Big news in gaming this past week is that Google DeepMind turned its attention to another game and had a dominating victory, this time StarCraft II. But are we seeing the same sort of thing we did with Go and Chess? I’m not sure, and I am probably not going to look deeply enough to make a judgment, but I wanted to pass along a couple of links.
For those who missed previous DeepMind adventures: Google has a machine learning setup that it is turning loose on games with amazing results. Go was long considered a space where humans would continue to beat computers because it has a very large decision space. As it turns out, no, modern computers can trounce that, and AlphaGo is the best player in the world, getting even better when it completely ignores the human history of playing Go and starts with only the rules, playing itself millions of times. AlphaGo was so good that human commentators could not see what it was doing and were laughing at its “mistakes” as it beat the best human players alive. Oh, it turns out humans have been playing Go suboptimally for hundreds of years. And then AlphaGo got better.
StarCraft II is a similarly large next jump, a game without perfect information, in real time, with an even larger decision space. I can just point you towards the DeepMind AlphaStar post on it. AlphaStar can beat professional StarCraft II players, apparently pretty consistently. You can see more discussion from the team at their Reddit AMA.
I found this counterpoint rather compelling. The argument is that AlphaStar is winning through superhuman clicking capabilities, not superhuman strategy as was the case in Go. AlphaStar was, so the argument goes, executing strategies dependent on perfect micro, telling individual units where to move and attack. AlphaStar will always win fights between even numbers because it can perceive and act quickly enough to target individual shots, and its strategic difference is favoring units where this advantage matters more in terms of perfect placement.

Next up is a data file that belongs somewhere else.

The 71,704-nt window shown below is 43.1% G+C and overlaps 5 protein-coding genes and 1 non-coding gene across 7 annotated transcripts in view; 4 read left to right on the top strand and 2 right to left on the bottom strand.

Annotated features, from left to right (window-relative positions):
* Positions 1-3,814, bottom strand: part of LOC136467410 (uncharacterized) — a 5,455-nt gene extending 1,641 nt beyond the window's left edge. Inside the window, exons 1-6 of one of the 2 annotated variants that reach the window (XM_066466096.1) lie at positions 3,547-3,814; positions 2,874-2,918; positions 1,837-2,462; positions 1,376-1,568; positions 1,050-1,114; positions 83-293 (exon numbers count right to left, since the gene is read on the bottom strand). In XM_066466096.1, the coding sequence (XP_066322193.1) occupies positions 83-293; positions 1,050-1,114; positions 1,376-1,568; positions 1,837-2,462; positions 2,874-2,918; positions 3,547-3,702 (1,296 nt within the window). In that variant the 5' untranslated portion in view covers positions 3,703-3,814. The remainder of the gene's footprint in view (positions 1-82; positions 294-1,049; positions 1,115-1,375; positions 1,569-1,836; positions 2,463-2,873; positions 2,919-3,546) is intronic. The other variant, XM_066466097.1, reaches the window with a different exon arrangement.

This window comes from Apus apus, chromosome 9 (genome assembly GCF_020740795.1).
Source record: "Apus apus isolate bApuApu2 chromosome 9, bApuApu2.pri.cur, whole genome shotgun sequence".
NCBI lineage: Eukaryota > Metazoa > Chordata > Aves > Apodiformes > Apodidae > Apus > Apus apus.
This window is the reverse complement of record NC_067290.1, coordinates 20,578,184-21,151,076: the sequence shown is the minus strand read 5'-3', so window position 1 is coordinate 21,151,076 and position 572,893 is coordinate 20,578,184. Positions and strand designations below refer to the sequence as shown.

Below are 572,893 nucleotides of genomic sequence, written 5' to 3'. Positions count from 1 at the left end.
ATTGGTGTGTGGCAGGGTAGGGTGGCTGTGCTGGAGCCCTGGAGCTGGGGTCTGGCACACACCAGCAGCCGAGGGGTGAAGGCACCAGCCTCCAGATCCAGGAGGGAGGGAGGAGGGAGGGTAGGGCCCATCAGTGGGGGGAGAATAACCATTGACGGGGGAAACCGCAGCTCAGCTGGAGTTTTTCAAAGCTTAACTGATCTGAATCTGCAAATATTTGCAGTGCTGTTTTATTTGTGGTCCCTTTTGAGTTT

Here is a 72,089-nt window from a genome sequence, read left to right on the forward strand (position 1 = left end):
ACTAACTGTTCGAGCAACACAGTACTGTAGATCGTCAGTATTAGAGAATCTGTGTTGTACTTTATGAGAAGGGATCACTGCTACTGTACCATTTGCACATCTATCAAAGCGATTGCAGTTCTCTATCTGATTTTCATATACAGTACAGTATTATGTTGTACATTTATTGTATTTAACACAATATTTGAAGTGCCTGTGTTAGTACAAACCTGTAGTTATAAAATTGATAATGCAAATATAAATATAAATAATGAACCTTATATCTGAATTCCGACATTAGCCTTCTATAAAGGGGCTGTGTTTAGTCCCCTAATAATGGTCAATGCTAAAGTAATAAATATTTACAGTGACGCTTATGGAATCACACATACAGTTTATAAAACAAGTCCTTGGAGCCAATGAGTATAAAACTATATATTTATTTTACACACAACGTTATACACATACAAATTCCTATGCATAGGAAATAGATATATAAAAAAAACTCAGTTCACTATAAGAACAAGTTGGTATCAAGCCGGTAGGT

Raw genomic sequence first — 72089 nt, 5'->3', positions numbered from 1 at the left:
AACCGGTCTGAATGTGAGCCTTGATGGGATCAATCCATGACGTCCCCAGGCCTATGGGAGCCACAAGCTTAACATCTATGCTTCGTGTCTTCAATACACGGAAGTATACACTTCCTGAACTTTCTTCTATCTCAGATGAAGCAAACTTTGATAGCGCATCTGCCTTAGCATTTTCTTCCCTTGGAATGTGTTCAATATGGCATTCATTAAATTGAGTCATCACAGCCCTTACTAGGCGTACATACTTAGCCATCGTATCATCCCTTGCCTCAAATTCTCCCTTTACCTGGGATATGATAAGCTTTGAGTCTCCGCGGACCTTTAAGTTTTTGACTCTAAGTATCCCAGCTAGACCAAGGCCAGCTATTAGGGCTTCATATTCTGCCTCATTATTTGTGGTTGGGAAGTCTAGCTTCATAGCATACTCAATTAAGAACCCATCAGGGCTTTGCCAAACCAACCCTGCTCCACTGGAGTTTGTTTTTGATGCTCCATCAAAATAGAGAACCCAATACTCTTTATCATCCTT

I am not qualified to comment on the extent to which AlphaStar is making human-imitating spam clicks versus effective clicks. I do find it compelling to point out that AlphaStar engages in 1500+ APM at critical moments, particularly the example of having three units teleport simultaneously to three different points for an attack. Even if you were capable of perfect precision, I cannot see a human using the mouse and keyboard fast enough to do that … while also engaging in 19 other clicks in the same second. Being able to act without an interface and off camera is really big, and it is not the sort of mastery intended here.
AlphaStar is intended to demonstrate human-equivalent or -superior decision-making. If it instead teaches itself to exploit human-superior clicking, that can lead to a win but not the goal, like the machine learning story about the computer who learned to win games by making the opposing computer crash. That is not winning within the game.
In the end, though, this is probably the most important comment. Yes, there is a lot to be considered in terms of what restrictions the computer needs in terms of speed and accuracy, but ultimately this was the proof of concept. With more time and practice, we should expect AlphaStar to do amazing things within the game.
And remember, AlphaGo got better than any human had ever been by learning from humans. It got better than that by learning on its own. Twice.